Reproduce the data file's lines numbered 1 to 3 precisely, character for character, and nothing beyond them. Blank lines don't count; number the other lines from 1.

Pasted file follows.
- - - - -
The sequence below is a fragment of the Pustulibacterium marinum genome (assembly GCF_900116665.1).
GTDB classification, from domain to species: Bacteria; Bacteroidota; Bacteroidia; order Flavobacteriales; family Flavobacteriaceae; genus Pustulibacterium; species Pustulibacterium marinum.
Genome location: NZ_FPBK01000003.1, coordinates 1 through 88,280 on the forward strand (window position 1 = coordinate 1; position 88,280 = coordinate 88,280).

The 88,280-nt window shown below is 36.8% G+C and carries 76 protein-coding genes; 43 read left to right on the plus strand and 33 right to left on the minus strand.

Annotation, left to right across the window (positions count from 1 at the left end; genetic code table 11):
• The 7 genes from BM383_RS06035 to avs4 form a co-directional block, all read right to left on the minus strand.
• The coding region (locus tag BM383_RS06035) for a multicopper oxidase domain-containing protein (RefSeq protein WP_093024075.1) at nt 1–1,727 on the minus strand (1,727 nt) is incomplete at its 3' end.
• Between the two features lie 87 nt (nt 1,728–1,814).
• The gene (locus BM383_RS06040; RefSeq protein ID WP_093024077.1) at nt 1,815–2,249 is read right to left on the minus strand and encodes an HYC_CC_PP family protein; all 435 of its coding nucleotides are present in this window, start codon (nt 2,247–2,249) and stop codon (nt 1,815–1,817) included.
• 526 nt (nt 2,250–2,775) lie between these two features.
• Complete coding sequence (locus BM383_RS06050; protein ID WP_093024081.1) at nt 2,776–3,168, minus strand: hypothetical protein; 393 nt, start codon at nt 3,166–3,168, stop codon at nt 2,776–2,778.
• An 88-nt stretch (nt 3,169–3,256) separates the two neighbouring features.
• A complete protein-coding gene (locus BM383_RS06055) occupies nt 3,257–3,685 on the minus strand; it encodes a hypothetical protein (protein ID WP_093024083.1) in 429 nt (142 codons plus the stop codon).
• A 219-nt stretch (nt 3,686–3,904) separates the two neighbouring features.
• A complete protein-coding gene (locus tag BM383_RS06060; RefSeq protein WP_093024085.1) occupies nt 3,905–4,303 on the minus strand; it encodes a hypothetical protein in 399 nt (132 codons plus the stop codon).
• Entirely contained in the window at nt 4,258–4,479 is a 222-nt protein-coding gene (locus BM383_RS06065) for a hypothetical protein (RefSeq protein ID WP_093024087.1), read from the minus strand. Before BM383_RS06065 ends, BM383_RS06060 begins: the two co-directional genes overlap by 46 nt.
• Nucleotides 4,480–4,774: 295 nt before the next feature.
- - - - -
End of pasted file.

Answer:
The sequence below is a fragment of the Pustulibacterium marinum genome (assembly GCF_900116665.1).
GTDB classification, from domain to species: Bacteria; Bacteroidota; Bacteroidia; order Flavobacteriales; family Flavobacteriaceae; genus Pustulibacterium; species Pustulibacterium marinum.
Genome location: NZ_FPBK01000003.1, coordinates 1 through 88,280 on the forward strand (window position 1 = coordinate 1; position 88,280 = coordinate 88,280).